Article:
Jury Hears Opening Arguments In Tulsa Police Corruption Trial
Lori Fullbright, News On 6
TULSA, Oklahoma -- The corruption trial for two Tulsa police officers began Monday after prosecutors withdrew their last-minute motion for a delay.
Jury selection in the trial for Jeff Henderson and Bill Yelton then began Monday morning at the federal courthouse in Tulsa.
The case is being heard by Judge Bruce Black of New Mexico. It's being prosecuted by Jane Duke, the U.S. Attorney for eastern Arkansas.
After three hours of questioning, a jury was seated and opening arguments began.
Prosecutors began by telling the jury this is not a case against all Tulsa police officers, just these two and said they want only one thing, the truth.
The attorney for Jeff Henderson started his opening statement with a Bible verse. He says no matter how persuasive the prosecutor might sound, there is a much different side to this case and the officers will testify on their own behalf.
The prosecution began by dropping four perjury counts against Officer Jeff Henderson, so he now faces 54 charges. Officer Bill Yelton, faces eight.
Prosecutors say the men lied in search warrants and on the stand in order to get drug convictions. Some of those people were sent to prison and have since been set free.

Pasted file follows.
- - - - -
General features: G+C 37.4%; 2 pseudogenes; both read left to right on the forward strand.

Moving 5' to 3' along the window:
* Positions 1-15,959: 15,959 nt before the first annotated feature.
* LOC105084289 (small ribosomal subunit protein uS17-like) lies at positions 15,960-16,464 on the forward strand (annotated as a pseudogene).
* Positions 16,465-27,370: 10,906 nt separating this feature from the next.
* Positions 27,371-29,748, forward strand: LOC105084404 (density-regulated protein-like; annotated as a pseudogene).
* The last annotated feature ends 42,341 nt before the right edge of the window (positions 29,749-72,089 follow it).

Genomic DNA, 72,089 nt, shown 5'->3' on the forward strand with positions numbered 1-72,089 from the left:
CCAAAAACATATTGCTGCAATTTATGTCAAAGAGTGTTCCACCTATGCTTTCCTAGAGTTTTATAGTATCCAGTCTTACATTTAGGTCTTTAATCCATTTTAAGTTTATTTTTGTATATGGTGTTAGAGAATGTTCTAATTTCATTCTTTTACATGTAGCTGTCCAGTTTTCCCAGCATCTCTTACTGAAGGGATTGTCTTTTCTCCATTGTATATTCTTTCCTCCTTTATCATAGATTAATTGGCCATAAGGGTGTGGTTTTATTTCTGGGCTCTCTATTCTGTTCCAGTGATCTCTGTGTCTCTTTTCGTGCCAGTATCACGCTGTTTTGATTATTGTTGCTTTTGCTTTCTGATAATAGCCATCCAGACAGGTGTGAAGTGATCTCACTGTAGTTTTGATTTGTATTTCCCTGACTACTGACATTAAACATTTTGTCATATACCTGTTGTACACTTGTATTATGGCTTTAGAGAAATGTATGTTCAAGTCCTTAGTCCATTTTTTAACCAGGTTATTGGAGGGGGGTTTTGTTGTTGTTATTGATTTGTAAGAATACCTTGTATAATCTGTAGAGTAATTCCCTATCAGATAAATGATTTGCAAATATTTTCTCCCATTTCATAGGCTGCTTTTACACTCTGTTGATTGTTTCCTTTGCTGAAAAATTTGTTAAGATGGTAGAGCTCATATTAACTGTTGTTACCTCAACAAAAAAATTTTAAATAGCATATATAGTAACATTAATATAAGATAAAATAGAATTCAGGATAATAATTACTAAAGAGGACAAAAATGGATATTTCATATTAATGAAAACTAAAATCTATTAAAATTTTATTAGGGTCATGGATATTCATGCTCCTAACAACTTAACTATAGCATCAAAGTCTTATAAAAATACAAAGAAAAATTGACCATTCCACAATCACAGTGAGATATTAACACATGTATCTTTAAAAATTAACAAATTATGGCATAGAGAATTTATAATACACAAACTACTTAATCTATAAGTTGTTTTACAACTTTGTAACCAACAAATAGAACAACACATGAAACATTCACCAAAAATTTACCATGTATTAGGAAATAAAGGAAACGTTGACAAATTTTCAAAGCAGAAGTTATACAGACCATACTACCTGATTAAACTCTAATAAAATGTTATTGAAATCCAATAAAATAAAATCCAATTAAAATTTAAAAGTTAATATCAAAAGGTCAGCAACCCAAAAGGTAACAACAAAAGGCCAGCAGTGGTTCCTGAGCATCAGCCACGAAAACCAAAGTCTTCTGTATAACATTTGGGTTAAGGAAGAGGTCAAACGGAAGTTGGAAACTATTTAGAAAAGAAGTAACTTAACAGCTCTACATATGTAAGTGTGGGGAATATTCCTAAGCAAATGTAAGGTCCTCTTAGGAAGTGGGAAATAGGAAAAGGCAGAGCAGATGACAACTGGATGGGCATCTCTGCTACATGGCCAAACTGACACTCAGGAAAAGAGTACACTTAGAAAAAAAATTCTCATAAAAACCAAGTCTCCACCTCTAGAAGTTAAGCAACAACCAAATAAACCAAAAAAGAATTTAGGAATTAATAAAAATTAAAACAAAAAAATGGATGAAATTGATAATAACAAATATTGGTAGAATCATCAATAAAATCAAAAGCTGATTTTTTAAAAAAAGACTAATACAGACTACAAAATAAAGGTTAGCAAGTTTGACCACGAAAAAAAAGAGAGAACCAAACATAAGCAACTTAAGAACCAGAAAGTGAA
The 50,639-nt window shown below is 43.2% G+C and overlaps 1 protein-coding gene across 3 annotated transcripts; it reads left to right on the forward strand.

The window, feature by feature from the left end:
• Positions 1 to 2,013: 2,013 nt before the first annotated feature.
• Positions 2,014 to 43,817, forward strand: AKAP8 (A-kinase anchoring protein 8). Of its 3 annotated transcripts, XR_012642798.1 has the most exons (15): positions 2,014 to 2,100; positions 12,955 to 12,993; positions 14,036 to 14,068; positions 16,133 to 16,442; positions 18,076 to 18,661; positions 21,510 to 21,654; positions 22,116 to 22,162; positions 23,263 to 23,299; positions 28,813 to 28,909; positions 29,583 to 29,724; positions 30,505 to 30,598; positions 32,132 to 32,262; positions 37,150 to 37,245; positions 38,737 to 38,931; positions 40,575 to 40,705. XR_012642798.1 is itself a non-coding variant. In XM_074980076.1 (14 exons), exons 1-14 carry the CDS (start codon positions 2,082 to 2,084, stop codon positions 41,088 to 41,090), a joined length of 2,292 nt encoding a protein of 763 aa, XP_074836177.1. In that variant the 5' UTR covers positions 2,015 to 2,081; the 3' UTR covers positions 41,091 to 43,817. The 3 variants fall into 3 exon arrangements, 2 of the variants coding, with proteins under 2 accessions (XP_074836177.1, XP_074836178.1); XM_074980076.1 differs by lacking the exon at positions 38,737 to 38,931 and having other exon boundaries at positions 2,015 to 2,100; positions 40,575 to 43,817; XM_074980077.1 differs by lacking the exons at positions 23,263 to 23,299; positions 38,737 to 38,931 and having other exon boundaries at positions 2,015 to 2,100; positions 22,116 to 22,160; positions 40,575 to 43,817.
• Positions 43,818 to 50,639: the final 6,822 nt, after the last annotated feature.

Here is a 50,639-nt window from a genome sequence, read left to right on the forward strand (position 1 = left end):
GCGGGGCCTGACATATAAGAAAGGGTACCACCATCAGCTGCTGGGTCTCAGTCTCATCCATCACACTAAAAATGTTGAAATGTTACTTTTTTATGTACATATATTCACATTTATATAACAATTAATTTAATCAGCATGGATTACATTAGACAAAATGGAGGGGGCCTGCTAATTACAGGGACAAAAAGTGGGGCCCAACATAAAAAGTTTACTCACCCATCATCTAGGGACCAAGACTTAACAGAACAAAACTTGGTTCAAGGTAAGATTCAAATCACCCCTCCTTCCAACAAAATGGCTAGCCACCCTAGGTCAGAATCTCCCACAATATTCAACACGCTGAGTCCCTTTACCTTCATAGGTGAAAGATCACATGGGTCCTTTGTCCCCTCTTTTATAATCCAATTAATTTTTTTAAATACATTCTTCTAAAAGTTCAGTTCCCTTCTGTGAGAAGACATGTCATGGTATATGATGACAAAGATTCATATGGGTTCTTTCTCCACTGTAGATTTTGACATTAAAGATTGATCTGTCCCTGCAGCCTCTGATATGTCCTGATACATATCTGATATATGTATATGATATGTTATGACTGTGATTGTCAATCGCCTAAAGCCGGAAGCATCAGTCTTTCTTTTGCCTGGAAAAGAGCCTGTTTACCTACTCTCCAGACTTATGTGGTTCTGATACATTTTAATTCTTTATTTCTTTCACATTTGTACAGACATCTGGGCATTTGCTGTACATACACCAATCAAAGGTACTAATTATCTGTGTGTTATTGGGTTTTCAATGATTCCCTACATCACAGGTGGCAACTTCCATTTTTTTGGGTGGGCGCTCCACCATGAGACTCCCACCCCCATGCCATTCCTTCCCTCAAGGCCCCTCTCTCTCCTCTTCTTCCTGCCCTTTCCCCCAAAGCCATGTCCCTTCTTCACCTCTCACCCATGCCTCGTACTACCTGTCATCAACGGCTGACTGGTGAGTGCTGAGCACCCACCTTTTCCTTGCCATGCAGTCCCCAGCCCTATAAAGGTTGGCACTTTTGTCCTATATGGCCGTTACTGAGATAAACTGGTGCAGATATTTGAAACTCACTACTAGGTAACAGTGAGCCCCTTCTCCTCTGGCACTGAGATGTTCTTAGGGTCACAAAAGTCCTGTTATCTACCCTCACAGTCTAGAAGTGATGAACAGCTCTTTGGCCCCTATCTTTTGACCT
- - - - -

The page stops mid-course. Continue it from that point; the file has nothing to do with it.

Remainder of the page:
However, Henderson's attorney Stephen Jones told the jury most of those people were convicted felons before Henderson and Yelton ever met them.
He told the jury they were going to take a journey into the hell that is north Tulsa's drug trade and these two officers' efforts to abolish it.
Prosecutors say the system that allowed the officers to use confidential informants to do drug deals and keep those names secret for everyone, even judges and attorneys, encouraged corruption.
Their attorneys say that system is critical to protect confidential informants who work with police and in fact, five had been killed in the past.
They say it's the same system used by police officers everywhere and follows the law and the constitution. They say this is a case of confidential informants, now turning against the very officers they used to help.
The judge told the jurors Monday that this trial could last three or four weeks.